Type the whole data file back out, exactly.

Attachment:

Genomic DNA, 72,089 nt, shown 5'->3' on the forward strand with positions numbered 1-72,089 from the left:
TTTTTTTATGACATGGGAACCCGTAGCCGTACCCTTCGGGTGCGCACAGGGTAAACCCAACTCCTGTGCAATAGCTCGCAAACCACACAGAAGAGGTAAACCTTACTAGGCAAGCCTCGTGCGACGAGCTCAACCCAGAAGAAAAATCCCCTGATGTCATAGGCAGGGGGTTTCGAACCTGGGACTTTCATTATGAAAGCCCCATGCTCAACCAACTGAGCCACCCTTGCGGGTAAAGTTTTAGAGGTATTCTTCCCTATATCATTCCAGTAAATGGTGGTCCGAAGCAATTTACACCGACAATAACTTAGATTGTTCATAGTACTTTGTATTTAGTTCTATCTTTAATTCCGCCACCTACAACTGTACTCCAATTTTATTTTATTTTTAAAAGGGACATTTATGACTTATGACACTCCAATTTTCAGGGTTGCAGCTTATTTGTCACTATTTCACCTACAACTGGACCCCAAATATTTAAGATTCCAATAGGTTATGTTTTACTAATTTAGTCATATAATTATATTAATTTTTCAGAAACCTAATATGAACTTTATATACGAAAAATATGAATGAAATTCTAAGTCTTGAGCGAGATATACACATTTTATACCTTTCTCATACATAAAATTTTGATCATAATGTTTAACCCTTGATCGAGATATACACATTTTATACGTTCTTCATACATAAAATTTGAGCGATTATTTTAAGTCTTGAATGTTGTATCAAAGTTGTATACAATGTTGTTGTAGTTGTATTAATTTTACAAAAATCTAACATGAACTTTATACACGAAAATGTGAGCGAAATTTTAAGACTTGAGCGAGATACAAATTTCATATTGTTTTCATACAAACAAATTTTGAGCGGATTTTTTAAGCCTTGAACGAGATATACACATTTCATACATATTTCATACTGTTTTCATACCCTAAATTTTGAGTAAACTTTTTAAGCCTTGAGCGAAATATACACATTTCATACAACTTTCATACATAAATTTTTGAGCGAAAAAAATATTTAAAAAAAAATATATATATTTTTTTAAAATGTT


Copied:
Genomic DNA, 72,089 nt, shown 5'->3' on the forward strand with positions numbered 1-72,089 from the left:
TTTTTTTATGACATGGGAACCCGTAGCCGTACCCTTCGGGTGCGCACAGGGTAAACCCAACTCCTGTGCAATAGCTCGCAAACCACACAGAAGAGGTAAACCTTACTAGGCAAGCCTCGTGCGACGAGCTCAACCCAGAAGAAAAATCCCCTGATGTCATAGGCAGGGGGTTTCGAACCTGGGACTTTCATTATGAAAGCCCCATGCTCAACCAACTGAGCCACCCTTGCGGGTAAAGTTTTAGAGGTATTCTTCCCTATATCATTCCAGTAAATGGTGGTCCGAAGCAATTTACACCGACAATAACTTAGATTGTTCATAGTACTTTGTATTTAGTTCTATCTTTAATTCCGCCACCTACAACTGTACTCCAATTTTATTTTATTTTTAAAAGGGACATTTATGACTTATGACACTCCAATTTTCAGGGTTGCAGCTTATTTGTCACTATTTCACCTACAACTGGACCCCAAATATTTAAGATTCCAATAGGTTATGTTTTACTAATTTAGTCATATAATTATATTAATTTTTCAGAAACCTAATATGAACTTTATATACGAAAAATATGAATGAAATTCTAAGTCTTGAGCGAGATATACACATTTTATACCTTTCTCATACATAAAATTTTGATCATAATGTTTAACCCTTGATCGAGATATACACATTTTATACGTTCTTCATACATAAAATTTGAGCGATTATTTTAAGTCTTGAATGTTGTATCAAAGTTGTATACAATGTTGTTGTAGTTGTATTAATTTTACAAAAATCTAACATGAACTTTATACACGAAAATGTGAGCGAAATTTTAAGACTTGAGCGAGATACAAATTTCATATTGTTTTCATACAAACAAATTTTGAGCGGATTTTTTAAGCCTTGAACGAGATATACACATTTCATACATATTTCATACTGTTTTCATACCCTAAATTTTGAGTAAACTTTTTAAGCCTTGAGCGAAATATACACATTTCATACAACTTTCATACATAAATTTTTGAGCGAAAAAAATATTTAAAAAAAAATATATATATTTTTTTAAAATGTT